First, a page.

Making the right choice

The following parameters are helpful when choosing an outsourcing partner.

A good reputation and track record, supplemented by site visits to earlier and existing projects is a good starting point. Checking sample documentation generated for previous/ existing customers is also helpful. Cross checking if the vendor is capable of fulfilling the promises he makes, and going through audit reports are also important and can be done at this stage. Also check the financial strength of the partner.

It is important to be able to calculate the amount of flexibility that the vendor will provide. The outsourcing partner must be able to respond quickly to changes. Turnaround times should also be very minimal in a data center-based infrastructure model. Simulating a sudden failure will help in finding out the turn around times as well as the reaction that the vendor will display in an actual situation.

On the human resources front, the vendor must have the suitable capability in terms of suitably skilled personnel. He must also be capable enough to provide additional resources when required. For instance, at times when sudden infrastructure expansion happens due to unanticipated requirements.

Once the validity of these parameters has been ascertained, it is necessary to look at the most crucial aspect—cost. It is necessary to have reduced costs of owning and maintaining high-end resources without compromising on the service level quality.

“Evaluating the price-performance metrics, needs to be any CIO/CTO's primary selection criterion. Clients need to have their requirements clearly defined, and rate potential providers based primarily on the qualities of the service offering, skillsets, expertise, and experience the provider has in servicing similar clients,” said Sharad Sanghi, CEO & MD, Netmagic Solutions.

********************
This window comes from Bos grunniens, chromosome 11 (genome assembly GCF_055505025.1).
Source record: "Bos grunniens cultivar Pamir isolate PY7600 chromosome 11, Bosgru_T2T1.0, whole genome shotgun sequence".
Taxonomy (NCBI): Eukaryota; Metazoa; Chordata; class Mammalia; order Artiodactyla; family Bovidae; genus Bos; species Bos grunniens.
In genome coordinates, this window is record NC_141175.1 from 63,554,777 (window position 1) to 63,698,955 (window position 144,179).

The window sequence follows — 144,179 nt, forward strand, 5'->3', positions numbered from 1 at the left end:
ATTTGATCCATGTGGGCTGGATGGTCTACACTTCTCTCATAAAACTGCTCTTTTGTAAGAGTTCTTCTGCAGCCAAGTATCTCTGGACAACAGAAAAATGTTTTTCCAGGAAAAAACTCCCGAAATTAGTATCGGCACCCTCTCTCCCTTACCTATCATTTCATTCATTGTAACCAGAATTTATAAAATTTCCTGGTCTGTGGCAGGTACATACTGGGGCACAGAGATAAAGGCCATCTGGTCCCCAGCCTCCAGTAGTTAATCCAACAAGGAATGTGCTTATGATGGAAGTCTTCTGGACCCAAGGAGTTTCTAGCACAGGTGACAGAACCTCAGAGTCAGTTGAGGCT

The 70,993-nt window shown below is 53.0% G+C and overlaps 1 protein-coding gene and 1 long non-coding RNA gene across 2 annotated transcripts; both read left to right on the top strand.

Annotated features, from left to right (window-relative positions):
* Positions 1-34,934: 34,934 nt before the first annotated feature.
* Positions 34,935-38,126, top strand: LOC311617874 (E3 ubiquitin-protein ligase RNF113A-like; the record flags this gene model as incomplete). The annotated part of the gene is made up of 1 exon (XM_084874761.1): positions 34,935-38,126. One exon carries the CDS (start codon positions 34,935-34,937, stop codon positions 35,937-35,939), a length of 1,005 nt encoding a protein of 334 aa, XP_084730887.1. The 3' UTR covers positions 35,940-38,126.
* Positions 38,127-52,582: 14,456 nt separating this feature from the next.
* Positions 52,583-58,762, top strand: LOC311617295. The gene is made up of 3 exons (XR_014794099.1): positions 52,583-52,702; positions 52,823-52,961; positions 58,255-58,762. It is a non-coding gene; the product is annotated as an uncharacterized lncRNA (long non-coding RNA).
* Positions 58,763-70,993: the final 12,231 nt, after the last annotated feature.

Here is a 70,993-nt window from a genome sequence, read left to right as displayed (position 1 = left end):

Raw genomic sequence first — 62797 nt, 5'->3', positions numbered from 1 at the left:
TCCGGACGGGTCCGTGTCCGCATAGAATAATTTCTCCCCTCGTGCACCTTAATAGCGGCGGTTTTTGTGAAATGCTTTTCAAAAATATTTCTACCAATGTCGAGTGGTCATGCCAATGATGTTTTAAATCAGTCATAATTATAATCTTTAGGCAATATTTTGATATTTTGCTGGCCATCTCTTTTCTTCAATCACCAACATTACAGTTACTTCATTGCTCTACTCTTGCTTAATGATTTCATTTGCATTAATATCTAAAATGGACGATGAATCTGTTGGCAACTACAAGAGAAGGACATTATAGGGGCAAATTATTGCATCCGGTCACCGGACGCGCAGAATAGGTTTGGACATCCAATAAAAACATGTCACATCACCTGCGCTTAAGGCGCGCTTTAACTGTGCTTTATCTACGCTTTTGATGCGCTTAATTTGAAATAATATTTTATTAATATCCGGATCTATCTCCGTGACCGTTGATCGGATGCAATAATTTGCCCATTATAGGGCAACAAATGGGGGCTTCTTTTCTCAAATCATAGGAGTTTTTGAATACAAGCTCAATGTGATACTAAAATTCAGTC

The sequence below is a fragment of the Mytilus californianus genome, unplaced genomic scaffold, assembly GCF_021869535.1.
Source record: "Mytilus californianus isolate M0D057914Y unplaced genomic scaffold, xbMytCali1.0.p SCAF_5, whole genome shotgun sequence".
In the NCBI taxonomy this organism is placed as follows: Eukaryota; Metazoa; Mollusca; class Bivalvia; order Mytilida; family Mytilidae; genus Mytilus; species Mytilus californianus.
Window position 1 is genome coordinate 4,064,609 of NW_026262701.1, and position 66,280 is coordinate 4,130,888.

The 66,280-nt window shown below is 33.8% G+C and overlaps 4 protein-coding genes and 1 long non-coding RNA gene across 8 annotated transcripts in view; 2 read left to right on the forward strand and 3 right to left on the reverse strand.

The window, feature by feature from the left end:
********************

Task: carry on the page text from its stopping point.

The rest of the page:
When all the conditions are satisfactory, it is time to negotiate an SLA. SLAs detail various items like infrastructure and the scope of services provided. These generally cover parameters like expected uptime, number and cost of expected resource utilization, financial penalties, resolution times, maintenance windows applicable for each environment, cost per application/ per server/ per database, and reporting requirements.

It will also have frequency of meetings, and escalation procedures within the customer and the Outsourcing Service Provider (OSP). “Normally, an SLA details the service level expected for each characteristic, type of coverage (24x7, 24x5, working hours only), DR parameters, backup criteria, and machine resources usage. The SLA should also list exclusions. Exclusions are the jobs not covered in the SLA like performance tuning, ad-hoc reporting, and upgrades,” said Sagar Sule, VP - Technical & Operations, Cyquator Technologies.

Monitoring outsourcing

Unless measurement is done on the quality of outsourced services, it is difficult to keep track of the service levels. This is why performance metrics are critical for effective SLA reviews.

The most common means of obtaining outsourcing performance metrics are monthly uptime reports, Web portal reports, MRTG reports, and application response reports. However, as the data size increases, these methods can become quite difficult to manage. In such a situation it is necessary to deploy SLA compliance measurement tools. These tools can generate graphical as well as textual data.